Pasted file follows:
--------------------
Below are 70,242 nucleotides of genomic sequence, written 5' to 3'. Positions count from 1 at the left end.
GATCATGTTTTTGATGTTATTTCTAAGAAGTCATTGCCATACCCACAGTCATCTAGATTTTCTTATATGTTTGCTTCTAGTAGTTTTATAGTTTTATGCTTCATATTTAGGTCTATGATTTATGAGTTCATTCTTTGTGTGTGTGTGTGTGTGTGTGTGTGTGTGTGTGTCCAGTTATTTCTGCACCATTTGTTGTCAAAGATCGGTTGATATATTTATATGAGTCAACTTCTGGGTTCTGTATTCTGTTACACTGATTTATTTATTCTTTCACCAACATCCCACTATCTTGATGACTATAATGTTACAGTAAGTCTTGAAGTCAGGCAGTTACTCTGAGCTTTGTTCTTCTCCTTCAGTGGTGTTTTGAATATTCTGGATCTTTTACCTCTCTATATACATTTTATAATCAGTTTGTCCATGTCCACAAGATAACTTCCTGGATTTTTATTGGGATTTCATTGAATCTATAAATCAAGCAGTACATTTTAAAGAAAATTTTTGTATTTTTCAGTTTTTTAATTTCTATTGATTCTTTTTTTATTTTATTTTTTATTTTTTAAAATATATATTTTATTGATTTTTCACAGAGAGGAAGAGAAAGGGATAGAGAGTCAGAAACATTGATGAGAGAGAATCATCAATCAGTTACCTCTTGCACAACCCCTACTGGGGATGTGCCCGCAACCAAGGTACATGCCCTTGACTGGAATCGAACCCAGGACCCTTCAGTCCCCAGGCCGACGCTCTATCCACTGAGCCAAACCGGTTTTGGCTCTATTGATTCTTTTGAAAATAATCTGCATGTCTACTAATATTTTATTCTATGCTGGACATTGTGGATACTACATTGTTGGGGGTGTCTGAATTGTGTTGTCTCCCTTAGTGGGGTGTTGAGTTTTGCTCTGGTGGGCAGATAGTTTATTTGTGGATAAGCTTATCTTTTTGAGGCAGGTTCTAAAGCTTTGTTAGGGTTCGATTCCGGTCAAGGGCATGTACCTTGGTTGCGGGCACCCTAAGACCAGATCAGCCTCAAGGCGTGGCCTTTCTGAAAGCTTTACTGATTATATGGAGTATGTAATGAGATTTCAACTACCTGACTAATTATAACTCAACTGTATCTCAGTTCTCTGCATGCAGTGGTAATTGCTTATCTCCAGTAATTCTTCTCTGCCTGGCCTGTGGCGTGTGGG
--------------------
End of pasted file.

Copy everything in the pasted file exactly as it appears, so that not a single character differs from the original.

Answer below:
Below are 70,242 nucleotides of genomic sequence, written 5' to 3'. Positions count from 1 at the left end.
GATCATGTTTTTGATGTTATTTCTAAGAAGTCATTGCCATACCCACAGTCATCTAGATTTTCTTATATGTTTGCTTCTAGTAGTTTTATAGTTTTATGCTTCATATTTAGGTCTATGATTTATGAGTTCATTCTTTGTGTGTGTGTGTGTGTGTGTGTGTGTGTGTGTGTCCAGTTATTTCTGCACCATTTGTTGTCAAAGATCGGTTGATATATTTATATGAGTCAACTTCTGGGTTCTGTATTCTGTTACACTGATTTATTTATTCTTTCACCAACATCCCACTATCTTGATGACTATAATGTTACAGTAAGTCTTGAAGTCAGGCAGTTACTCTGAGCTTTGTTCTTCTCCTTCAGTGGTGTTTTGAATATTCTGGATCTTTTACCTCTCTATATACATTTTATAATCAGTTTGTCCATGTCCACAAGATAACTTCCTGGATTTTTATTGGGATTTCATTGAATCTATAAATCAAGCAGTACATTTTAAAGAAAATTTTTGTATTTTTCAGTTTTTTAATTTCTATTGATTCTTTTTTTATTTTATTTTTTATTTTTTAAAATATATATTTTATTGATTTTTCACAGAGAGGAAGAGAAAGGGATAGAGAGTCAGAAACATTGATGAGAGAGAATCATCAATCAGTTACCTCTTGCACAACCCCTACTGGGGATGTGCCCGCAACCAAGGTACATGCCCTTGACTGGAATCGAACCCAGGACCCTTCAGTCCCCAGGCCGACGCTCTATCCACTGAGCCAAACCGGTTTTGGCTCTATTGATTCTTTTGAAAATAATCTGCATGTCTACTAATATTTTATTCTATGCTGGACATTGTGGATACTACATTGTTGGGGGTGTCTGAATTGTGTTGTCTCCCTTAGTGGGGTGTTGAGTTTTGCTCTGGTGGGCAGATAGTTTATTTGTGGATAAGCTTATCTTTTTGAGGCAGGTTCTAAAGCTTTGTTAGGGTTCGATTCCGGTCAAGGGCATGTACCTTGGTTGCGGGCACCCTAAGACCAGATCAGCCTCAAGGCGTGGCCTTTCTGAAAGCTTTACTGATTATATGGAGTATGTAATGAGATTTCAACTACCTGACTAATTATAACTCAACTGTATCTCAGTTCTCTGCATGCAGTGGTAATTGCTTATCTCCAGTAATTCTTCTCTGCCTGGCCTGTGGCGTGTGGG